Professionalism is about performance, not a paycheck
Fire service leaders, paid and volunteer, must focus on problem-solving and decision-making in service to the community
Performance – making rescues, putting out fires and, yes, getting the occasional cat out of the tree or picking up Grandma Jones after she falls. That is what we do, isn’t it?
It really doesn’t matter whether you’re paid or volunteer, the fundamental responsibility of our firefighters is to take care of our communities first, not second, third or as an afterthought.
In the past I’ve written about value-based vision statement and leadership traits as well as THE PROMISE, an acronym that can help build public trust. While trust, honor and ethics (THE) are the core values, let’s focus for a bit on the P in PROMISE – professionalism – and how it applies to our performance for the community.
Professionalism is NOT a paycheck, a patch or a uniform. Professionalism is a demonstration of performance, presented with integrity, trustworthiness, honorability and high ethical standards on or off duty. Does that mean we can break rules “just because”? Absolutely not; however, we must make sure that:
- Our rules are rooted in standards, best practices and the law where appropriate.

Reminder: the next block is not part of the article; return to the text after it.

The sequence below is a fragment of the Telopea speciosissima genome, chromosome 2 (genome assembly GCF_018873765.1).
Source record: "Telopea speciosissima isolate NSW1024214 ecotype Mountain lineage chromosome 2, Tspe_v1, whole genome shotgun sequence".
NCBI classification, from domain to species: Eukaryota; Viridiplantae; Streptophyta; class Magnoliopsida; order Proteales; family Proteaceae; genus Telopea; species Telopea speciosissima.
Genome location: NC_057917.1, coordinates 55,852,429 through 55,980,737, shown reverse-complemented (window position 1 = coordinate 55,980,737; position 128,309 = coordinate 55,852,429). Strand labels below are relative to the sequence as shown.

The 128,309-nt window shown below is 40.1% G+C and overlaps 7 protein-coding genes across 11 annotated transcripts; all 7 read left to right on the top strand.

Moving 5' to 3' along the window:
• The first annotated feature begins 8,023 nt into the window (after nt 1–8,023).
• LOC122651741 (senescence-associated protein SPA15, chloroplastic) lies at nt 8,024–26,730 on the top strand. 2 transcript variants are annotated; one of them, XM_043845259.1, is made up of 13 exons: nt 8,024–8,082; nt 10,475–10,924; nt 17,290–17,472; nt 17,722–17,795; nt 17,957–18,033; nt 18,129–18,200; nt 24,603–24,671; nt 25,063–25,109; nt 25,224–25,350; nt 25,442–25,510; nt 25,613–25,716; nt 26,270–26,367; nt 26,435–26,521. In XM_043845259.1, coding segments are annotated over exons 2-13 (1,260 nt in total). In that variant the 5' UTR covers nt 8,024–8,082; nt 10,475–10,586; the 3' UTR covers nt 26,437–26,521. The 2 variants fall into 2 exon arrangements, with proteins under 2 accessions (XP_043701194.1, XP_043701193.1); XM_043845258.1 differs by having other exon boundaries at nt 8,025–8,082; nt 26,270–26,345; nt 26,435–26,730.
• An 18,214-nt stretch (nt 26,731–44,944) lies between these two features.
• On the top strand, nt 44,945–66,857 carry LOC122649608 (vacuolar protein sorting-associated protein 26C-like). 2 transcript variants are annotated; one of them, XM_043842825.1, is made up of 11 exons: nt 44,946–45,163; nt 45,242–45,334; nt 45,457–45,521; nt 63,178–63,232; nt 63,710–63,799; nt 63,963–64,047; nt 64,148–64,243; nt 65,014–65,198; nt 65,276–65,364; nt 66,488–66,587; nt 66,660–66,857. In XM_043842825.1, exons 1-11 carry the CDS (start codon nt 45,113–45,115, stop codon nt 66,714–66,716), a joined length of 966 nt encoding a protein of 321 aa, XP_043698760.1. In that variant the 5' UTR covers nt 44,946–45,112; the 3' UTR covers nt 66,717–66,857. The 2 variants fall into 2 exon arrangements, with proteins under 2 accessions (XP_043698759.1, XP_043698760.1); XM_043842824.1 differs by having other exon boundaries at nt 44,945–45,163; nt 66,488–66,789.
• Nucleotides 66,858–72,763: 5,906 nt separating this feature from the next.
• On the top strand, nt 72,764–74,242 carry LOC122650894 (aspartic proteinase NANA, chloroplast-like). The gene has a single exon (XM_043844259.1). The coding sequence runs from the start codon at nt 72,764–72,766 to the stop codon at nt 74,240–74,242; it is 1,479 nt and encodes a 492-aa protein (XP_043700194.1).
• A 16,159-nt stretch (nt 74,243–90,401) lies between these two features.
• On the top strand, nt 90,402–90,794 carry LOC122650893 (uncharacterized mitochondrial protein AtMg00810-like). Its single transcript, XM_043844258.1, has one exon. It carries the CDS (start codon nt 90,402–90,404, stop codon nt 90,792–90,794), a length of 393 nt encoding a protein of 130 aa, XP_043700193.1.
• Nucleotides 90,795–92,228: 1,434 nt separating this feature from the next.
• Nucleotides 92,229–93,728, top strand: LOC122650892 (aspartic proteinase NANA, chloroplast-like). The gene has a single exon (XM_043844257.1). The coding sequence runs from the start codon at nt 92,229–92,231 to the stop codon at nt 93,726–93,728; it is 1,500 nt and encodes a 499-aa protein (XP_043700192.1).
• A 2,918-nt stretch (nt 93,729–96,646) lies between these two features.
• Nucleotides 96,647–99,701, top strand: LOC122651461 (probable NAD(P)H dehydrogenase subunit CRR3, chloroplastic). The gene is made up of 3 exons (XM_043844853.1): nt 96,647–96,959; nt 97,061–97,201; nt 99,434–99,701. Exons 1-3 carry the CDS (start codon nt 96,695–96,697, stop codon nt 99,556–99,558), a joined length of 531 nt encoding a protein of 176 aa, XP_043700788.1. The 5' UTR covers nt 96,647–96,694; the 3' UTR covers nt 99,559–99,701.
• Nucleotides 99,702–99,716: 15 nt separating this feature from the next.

- Our firefighters are trained to think on their feet, are educated to make commonsense decisions and are empowered to deviate from protocols when it’s the right thing to do – usually only under the most extreme of circumstances, like trapped civilians or firefighters.
- Our people follow the chain of command and incident command system principles, and that corrective discipline, when warranted, is measured, appropriate and consistent.
Leaders must be problem-solvers
In its simplest form, our professional mission is to provide service. Providing service requires problem-solving skills through leadership. But problem-solving can become crippled when leaders fail to take bold and decisive action.
Leaders, whether formal or informal, cannot kick the proverbial can down the road on fire scenes any more than would be acceptable with, let’s say, paying your taxes. The cascading failure to pay your taxes has consequences that can reverberate for years – even decades – in fines, credit scores and loan applications. Similarly, the failure of a fire chief, or other leader, to lead can have life and death consequences that will have cascading effects for firefighters, families and communities long term.
Problem-solving doesn’t have to be complex, but some problems are complex. Here are three suggestions to improve your problem-solving capabilities:
- Emergency scene: Use the OODA loop – Observe, Orient, Decide, Act. With military origins, the OODA loop is a great emergency scene tool, often used in the descriptive analogies of scene size-up and the decision of initial tactics. The OODA loop is a continuous cycle concept, not a one-and-done option.